The National Primary Healthcare Development Agency (NPHCDA) was established in 1992 and heralded the third attempt to make basic healthcare accessible to the grassroots. During this period, which spanned through 2001, the Ward Health System (WHS) which utilizes the electoral ward (with a representative councilor) as the basic operational unit for primary health care delivery was instituted. This was in response to the devolution of Primary Healthcare to the Local Governments by the then military government. The Ward Minimum Health Care Package (WMHCP) which outlines a set of cost-effective health interventions with significant impact on morbidity and mortality was also developed. The package took into cognizance the nation’s burden of disease, current trends in disease prevalence and priority diseases of national importance. The Ward Minimum Health Care Package was developed within context of the Ward Health System and aligned with the millennium development goal (MDG) targets of Nigeria. To drive this new policy over five hundred model health centers were established across the nation by the federal government (NPHCDA, 2012). These centers served as a fulcrum for the establishment of the Ward Health System and the community mobilization as Ward Development Committees, which is constituted of selected community representatives, were established around the model primary health care centers.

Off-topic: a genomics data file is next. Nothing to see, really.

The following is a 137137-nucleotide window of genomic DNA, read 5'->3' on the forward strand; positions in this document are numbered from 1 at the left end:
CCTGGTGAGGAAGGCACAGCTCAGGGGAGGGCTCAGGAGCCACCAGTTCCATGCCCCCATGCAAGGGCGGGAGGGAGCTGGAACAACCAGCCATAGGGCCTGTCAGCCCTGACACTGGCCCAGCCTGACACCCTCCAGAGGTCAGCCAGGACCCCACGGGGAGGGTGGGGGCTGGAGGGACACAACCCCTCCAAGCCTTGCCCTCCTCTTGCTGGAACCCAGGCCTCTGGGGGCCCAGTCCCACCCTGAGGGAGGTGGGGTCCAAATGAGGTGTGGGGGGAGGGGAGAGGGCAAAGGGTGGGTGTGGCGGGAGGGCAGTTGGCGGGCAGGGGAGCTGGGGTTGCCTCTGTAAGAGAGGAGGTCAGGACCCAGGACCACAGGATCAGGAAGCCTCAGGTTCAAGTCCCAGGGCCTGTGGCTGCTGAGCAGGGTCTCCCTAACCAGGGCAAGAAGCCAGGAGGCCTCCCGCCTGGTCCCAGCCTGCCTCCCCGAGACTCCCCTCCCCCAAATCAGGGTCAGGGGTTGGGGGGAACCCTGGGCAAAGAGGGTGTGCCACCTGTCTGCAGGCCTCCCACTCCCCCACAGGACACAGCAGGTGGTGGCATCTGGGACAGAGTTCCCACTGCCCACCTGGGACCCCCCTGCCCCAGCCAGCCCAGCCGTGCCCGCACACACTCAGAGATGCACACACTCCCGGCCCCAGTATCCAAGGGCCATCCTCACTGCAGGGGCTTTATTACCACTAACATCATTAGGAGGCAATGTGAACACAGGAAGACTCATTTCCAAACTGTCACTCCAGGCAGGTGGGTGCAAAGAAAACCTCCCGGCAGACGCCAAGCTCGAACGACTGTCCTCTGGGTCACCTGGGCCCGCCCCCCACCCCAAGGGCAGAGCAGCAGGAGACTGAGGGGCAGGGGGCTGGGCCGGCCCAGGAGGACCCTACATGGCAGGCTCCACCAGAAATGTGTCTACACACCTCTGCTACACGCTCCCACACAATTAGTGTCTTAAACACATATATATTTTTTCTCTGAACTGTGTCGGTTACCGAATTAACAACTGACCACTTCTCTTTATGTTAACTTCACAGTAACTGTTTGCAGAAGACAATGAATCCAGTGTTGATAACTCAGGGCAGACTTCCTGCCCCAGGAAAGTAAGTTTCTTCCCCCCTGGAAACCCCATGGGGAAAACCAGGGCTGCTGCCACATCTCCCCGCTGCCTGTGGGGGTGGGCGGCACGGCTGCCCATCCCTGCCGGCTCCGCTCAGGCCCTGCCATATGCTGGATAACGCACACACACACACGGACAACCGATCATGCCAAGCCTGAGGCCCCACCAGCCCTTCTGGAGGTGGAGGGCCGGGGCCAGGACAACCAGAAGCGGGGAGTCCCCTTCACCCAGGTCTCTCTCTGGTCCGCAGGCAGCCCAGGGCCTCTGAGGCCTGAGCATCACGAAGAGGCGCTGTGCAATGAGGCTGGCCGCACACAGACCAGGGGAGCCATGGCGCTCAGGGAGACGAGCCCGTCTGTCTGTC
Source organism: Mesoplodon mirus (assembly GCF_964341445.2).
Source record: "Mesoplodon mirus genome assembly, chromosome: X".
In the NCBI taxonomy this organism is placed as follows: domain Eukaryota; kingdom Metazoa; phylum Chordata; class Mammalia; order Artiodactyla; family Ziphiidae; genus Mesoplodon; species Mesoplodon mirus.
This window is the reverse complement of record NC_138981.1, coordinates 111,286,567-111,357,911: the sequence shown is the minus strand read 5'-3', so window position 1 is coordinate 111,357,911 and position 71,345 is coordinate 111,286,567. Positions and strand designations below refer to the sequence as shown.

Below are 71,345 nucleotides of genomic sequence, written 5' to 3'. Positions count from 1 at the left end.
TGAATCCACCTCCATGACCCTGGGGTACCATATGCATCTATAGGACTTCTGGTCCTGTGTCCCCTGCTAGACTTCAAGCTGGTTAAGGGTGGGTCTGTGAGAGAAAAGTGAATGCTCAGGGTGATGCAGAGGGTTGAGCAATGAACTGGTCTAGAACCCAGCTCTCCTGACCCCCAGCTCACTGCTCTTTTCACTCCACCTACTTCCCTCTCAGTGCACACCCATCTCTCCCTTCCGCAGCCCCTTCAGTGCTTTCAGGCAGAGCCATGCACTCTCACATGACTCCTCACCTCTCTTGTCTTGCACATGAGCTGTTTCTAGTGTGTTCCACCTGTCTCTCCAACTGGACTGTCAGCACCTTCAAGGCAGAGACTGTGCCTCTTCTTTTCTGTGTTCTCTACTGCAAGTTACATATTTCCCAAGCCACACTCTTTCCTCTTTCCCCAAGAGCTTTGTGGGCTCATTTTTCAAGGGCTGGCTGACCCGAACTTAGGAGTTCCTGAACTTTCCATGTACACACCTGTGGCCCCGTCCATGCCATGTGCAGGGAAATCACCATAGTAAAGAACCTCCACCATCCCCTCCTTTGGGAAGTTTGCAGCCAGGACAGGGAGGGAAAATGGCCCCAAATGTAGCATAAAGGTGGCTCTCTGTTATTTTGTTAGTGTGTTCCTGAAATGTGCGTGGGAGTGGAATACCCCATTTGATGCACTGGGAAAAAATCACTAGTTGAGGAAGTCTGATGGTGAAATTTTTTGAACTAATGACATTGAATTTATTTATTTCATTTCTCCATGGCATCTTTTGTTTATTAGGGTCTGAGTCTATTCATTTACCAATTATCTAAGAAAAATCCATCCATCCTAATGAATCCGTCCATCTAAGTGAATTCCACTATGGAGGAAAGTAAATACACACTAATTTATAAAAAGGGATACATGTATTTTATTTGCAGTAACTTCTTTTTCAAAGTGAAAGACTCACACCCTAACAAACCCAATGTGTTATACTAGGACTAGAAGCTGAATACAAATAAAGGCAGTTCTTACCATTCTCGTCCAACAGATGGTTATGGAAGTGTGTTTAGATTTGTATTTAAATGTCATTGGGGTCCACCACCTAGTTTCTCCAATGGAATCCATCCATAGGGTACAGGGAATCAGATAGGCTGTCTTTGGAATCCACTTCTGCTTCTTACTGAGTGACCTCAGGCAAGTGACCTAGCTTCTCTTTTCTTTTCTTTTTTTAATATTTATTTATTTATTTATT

While it was logical that Primary Healthcare, which is community oriented, be established around the tier of government perceived to be closest to the people, the sudden devolution of primary health care to the local government areas may have had negative implications on sustainability of quality as that level of governance is also known to have the weakest technical capacity. Again, the Federal Government’s intervention by building model health centers for the local government areas, though well-conceived, was paradoxical to the newly initiated principle of devolution of healthcare. While this intervention may have been sustainable under the unitary military dictatorship, its sustainability was challenged by the advent of democracy in 1999.